Five Tips for Getting Your Press Release Published

imageYou have something interesting to share and you’d like to get a mention in the press. Trouble is, news staffs are getting smaller as the volume of ideas vying for their attention is getting bigger. Understanding the changes in the media industry can help to get your own news published. These tips should help you get noticed, which is the first step to getting mentioned.

  1. Don’t make the editors work. News rooms are short staffed. Most editors just don’t have time to mess with salvaging the tiny gems of information from a poorly written press release. The easier you make it for them to use the information you provide, the better your chances of getting a mention.
  2. Know who you’re sending to. Staff overturn can quickly screw up even the cleanest of email lists when your contact is no longer working there. Be sure to double check their Web site staff lists to make sure.
  3. Use a format that’s easy to manage. When sending information digitally, if you’re sending a file, be sure that is easy to “copy and paste” like a Word document. If your PDF format is set up so the text can’t be highlighted and copied, then don’t bother. Better yet, have your email body copy be the press release and avoid an attachment (and extra step) all together.
  4. Grab them before they even open your email. Editors can receive thousands of press releases every week via email. Make sure yours stands out with an email subject line that sparks their interest. Use specifics and details. “Gainesville Company Wins XYZ Award” is a far better subject line than “For Your Information.” “What 83% of Middle-age Men Prefer” is better than “Men’s Survey Information.”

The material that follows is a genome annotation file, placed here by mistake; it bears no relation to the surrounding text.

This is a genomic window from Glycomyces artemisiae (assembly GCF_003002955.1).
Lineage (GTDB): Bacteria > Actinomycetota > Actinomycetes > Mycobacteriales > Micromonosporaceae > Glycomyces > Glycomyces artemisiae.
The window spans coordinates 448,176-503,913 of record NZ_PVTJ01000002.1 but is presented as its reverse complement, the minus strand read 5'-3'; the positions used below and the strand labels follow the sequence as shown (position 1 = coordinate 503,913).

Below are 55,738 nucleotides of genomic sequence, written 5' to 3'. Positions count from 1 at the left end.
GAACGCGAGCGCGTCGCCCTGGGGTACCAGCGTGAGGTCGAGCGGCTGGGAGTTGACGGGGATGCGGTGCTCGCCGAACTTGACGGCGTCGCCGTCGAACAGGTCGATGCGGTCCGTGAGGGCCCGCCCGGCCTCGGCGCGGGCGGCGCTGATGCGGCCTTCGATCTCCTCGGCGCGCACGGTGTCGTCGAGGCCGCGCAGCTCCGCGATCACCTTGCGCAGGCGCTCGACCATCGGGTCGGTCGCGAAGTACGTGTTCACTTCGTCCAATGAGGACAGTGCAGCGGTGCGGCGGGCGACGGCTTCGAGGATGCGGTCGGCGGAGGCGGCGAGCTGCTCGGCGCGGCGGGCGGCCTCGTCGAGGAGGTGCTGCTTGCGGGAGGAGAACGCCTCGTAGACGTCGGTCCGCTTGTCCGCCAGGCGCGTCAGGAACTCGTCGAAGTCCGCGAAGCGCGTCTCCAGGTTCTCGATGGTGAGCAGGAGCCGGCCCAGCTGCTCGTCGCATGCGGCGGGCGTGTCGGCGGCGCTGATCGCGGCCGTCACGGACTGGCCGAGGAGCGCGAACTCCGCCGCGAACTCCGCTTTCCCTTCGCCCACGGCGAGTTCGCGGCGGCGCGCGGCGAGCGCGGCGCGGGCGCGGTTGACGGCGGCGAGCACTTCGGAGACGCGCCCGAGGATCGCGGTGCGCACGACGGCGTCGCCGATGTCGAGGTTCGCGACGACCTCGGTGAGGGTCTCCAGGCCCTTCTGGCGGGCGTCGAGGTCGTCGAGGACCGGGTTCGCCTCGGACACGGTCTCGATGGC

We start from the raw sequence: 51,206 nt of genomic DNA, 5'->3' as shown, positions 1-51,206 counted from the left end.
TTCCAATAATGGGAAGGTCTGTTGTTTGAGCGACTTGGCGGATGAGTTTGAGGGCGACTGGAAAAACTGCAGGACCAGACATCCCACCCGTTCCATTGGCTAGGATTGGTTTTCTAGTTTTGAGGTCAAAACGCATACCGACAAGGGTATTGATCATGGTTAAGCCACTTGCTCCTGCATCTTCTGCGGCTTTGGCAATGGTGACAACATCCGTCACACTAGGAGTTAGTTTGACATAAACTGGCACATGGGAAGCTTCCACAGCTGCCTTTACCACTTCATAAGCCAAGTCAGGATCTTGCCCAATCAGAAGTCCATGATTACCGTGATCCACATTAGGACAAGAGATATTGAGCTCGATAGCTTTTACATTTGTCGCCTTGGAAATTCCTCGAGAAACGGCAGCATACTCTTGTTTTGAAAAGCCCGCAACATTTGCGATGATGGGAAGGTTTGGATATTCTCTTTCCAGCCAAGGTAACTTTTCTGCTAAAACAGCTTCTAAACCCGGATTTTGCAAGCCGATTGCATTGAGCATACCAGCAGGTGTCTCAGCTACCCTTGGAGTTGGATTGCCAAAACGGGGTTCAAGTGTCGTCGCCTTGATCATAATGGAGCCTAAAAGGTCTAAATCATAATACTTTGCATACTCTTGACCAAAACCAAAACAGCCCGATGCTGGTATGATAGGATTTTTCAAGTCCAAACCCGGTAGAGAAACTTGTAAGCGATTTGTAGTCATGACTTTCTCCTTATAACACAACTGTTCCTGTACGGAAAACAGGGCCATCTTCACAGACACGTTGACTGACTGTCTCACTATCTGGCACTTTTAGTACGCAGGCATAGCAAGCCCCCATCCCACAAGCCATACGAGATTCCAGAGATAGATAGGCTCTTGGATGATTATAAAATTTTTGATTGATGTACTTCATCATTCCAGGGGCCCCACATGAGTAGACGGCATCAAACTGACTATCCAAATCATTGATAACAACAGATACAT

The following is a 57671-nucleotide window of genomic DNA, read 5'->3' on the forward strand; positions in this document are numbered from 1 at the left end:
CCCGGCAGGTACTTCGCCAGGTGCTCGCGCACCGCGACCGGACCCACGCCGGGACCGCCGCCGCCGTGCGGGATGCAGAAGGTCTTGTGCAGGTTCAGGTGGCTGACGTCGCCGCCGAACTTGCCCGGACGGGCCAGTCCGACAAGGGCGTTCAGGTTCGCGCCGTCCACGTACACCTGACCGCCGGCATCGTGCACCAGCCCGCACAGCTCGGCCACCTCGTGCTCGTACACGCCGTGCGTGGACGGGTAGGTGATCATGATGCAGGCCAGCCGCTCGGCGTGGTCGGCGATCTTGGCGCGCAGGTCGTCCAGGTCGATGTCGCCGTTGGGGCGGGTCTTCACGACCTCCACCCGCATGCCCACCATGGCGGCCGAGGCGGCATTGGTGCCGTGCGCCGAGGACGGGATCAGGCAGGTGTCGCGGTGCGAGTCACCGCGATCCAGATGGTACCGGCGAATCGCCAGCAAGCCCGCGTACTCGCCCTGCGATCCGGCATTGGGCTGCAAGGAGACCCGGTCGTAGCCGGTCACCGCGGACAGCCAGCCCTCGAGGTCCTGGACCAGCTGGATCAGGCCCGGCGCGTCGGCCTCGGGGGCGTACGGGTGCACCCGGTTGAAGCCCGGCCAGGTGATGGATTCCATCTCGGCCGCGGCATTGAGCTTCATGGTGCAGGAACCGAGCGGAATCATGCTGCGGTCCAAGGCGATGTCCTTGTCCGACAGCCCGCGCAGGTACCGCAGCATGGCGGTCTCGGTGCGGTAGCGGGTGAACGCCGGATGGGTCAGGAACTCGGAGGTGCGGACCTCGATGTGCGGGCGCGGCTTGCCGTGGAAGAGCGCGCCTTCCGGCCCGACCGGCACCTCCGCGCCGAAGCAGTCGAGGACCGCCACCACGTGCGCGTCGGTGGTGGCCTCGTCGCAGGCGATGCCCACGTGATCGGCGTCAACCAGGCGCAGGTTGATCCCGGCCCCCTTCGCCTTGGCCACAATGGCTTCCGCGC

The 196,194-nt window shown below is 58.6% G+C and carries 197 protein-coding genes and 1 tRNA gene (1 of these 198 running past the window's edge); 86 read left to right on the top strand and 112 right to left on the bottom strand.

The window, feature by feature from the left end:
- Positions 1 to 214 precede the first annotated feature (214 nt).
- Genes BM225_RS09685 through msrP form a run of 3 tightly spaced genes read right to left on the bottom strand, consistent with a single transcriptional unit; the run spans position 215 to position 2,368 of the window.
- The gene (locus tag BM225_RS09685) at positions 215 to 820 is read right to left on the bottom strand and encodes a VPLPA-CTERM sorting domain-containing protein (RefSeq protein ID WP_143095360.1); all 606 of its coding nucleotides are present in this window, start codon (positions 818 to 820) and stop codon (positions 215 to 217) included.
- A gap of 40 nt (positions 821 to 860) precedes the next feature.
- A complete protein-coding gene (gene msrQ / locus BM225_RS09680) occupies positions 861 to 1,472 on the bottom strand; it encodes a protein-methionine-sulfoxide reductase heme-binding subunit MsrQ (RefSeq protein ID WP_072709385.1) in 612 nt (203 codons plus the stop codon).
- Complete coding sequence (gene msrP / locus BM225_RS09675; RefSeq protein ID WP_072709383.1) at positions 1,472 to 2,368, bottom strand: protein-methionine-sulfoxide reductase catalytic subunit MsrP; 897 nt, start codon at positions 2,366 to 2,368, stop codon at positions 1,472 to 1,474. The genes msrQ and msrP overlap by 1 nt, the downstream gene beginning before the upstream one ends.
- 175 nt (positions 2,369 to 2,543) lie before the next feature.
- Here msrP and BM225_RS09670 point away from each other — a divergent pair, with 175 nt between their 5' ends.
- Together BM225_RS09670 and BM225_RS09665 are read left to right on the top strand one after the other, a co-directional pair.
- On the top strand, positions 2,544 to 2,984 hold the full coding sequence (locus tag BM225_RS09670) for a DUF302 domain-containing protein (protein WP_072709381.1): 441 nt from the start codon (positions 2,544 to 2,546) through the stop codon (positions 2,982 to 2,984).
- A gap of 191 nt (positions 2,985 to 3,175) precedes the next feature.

5. Sometimes “Snail Mail” gets faster results. With the huge volume of emails, your paper press release in a real envelope may be a sight for sore eyes. If you do send a “hard copy” through the mail (and have the time), envelopes that are hand addressed and use a real postage stamp are typically opened and read before mail that uses address labels or postage meters. You could even try using a bright envelope color to grab attention. And if you really want to make sure they get the information, invest in next-day air via UPS, FedEx, or Priority Mail. If grabbing the attention of a specific media resource is very important to your marketing, then it may be worth the investment. Be sure to offer the option of receiving the info digitally if they prefer.

Sometimes even the best information gets buried, but using these tips can help better your chances of getting noticed – and published – to enhance your overall media presence.

Patti Renner is known for her no-nonsense approach for effective marketing messages. A direct response copywriter, she specializes in helping small business perform better online. You can reach her at